Hurricane Ian is a storm we'll 'talk about for many years to come: National Weather Service director

Hurricane Ian's eyewall is beginning to move onto Florida's shore

National Weather Service Director Ken Graham called Hurricane Ian a "historic event" that will be talked about "for many years to come" Wednesday.

"I wish this wasn't a forecast I had to deliver," Graham said. "I wish this wasn't a forecast that's about to come true. This is a devastating storm for parts of Florida, not just on the southwest coast, but also inland associated with some of these impacts." 

"This is going to be a storm we talk about for many years to come," Graham said.

"Historic event," he added.

The Federal Emergency Management Agency and the American Red Cross stressed that they have pre-positioned resources to respond to the Category 4 storm, whose dangerous eyewall is moving onshore in Florida's west cost.

HURRICANE IAN STRENGTHENS TO 'EXTREMELY DANGEROUS' CATEGORY 4 STORM, TO MAKE FLORIDA LANDFALL WEDNESDAY

This satellite image provided by NASA on Sept. 26, 2022, shows Hurricane Ian pictured from the International Space Station just south of Cuba gaining strength and heading toward Florida.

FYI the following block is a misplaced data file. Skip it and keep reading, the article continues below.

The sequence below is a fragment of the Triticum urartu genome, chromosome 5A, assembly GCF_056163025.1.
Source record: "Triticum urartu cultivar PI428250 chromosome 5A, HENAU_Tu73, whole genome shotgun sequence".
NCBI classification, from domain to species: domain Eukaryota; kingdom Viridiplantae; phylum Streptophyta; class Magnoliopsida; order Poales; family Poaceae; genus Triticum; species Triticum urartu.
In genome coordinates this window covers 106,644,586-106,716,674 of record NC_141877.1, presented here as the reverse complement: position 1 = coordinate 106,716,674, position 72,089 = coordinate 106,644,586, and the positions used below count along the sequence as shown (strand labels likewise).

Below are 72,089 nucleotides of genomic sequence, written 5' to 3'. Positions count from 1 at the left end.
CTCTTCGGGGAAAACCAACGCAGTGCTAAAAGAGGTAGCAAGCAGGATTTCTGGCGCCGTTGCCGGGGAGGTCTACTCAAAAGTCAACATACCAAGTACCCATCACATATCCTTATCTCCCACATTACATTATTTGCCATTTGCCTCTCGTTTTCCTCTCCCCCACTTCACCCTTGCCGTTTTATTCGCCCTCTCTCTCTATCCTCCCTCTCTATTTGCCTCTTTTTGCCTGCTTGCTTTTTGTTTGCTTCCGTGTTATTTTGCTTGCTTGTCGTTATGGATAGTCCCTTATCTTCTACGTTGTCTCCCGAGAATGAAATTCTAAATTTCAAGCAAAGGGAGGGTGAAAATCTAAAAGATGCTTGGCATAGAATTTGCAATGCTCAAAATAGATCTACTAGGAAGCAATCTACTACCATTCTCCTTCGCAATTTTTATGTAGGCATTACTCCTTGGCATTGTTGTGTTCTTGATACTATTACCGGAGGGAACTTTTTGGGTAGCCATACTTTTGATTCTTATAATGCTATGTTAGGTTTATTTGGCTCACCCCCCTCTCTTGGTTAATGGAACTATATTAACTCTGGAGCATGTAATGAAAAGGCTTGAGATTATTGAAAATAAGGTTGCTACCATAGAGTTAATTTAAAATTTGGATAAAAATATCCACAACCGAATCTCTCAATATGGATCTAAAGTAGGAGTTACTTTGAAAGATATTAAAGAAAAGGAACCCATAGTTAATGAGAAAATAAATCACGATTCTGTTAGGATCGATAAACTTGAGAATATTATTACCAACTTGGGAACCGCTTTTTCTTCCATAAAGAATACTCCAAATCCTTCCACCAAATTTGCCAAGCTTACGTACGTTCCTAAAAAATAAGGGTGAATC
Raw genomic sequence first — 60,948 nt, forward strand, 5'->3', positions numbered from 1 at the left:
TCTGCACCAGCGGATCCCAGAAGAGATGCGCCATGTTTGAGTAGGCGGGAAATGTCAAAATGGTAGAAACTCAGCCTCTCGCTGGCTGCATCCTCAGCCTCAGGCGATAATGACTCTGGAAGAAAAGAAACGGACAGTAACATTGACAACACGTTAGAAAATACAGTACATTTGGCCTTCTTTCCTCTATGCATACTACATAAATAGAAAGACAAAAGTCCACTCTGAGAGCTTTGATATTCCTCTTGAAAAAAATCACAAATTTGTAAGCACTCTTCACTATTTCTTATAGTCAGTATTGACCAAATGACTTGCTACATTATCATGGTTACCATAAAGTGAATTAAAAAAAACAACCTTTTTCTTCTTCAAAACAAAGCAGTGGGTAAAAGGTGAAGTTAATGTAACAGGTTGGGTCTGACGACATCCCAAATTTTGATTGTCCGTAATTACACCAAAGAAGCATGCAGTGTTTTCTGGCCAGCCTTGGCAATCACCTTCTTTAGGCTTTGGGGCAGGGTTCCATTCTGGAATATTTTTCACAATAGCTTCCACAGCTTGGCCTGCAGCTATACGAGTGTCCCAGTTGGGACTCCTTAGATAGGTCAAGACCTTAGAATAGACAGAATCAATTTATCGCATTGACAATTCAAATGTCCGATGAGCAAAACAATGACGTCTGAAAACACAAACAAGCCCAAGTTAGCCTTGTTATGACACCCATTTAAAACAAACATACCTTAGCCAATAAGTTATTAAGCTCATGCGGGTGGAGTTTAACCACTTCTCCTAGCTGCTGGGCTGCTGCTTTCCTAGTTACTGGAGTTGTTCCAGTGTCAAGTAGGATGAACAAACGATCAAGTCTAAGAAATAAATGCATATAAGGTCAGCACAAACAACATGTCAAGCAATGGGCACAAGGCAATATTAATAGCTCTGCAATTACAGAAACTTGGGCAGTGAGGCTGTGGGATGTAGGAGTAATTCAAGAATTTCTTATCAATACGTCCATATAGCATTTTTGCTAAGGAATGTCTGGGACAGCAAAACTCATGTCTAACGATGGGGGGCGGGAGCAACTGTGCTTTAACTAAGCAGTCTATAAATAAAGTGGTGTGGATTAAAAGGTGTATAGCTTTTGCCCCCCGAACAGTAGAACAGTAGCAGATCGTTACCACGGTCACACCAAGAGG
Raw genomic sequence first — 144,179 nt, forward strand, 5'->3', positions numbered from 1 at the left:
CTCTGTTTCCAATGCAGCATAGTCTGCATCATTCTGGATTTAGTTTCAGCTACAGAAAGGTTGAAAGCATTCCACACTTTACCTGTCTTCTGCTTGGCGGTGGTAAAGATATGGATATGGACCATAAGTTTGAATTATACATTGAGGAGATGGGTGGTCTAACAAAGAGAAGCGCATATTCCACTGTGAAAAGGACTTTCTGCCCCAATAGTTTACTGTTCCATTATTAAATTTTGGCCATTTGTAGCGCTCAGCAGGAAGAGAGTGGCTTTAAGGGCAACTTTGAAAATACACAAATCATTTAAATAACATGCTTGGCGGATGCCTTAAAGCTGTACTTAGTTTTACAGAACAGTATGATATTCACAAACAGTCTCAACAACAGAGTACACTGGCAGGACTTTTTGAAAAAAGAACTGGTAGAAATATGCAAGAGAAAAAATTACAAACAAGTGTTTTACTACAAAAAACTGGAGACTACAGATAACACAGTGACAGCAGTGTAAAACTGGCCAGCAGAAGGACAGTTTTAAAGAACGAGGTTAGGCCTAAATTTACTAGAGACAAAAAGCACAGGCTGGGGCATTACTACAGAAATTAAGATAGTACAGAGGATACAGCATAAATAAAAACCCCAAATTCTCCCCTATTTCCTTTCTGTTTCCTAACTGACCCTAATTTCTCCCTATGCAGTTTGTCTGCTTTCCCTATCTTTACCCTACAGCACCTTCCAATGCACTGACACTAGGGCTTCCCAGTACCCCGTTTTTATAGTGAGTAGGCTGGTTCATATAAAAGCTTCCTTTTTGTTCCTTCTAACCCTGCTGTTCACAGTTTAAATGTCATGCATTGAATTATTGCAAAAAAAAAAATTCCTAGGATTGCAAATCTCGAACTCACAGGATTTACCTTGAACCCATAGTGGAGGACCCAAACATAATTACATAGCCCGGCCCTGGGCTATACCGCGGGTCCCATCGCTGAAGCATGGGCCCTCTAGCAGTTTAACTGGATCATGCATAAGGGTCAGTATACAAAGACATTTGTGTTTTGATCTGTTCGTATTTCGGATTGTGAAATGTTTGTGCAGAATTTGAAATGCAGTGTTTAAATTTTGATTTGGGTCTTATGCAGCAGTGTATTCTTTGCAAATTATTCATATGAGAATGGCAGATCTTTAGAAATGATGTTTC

This satellite image provided by NASA on Sept. 26, 2022, shows Hurricane Ian pictured from the International Space Station just south of Cuba gaining strength and heading toward Florida. (NASA via AP)

LIVE UPDATES: HURRICANE IAN ROARS TO CATEGORY 4 STRENGTH, FLORIDA OFFICIALS WARN RESIDENTS TO BE CAUTIOUS 

With historic winds and a rapid approach towards the Sunshine State, the National Weather Service is utilizing weather balloons and radar to stay as up-to-date as possible.

"I literally have my phone up here because things keep changing as we speak with a storm like this. It's very common, so I'll be able to bring you the latest information," Graham said. 

This GOES-East GeoCcolor satellite image taken at 10:10 p.m. EDT on Tuesday, Sept. 27, 2022, and provided by the National Oceanic and Atmospheric Administration, shows Hurricane Ian over the Gulf of Mexico.

This GOES-East GeoCcolor satellite image taken at 10:10 p.m. EDT on Tuesday, Sept. 27, 2022, and provided by the National Oceanic and Atmospheric Administration, shows Hurricane Ian over the Gulf of Mexico. (NOAA via AP)

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Gov. Ron DeSantis told Floridians in the path of Ian that the time has passed to evacuate and residents should now "hunker down."

Ian is expected to make landfall in Charlotte County Wednesday as a Category 4 storm, with the highest risk areas ranging from Collier County to Sarasota County.

"If you are in any of those counties, it's no longer possible to safely evacuate. It's time to hunker down and prepare for this storm," he urged.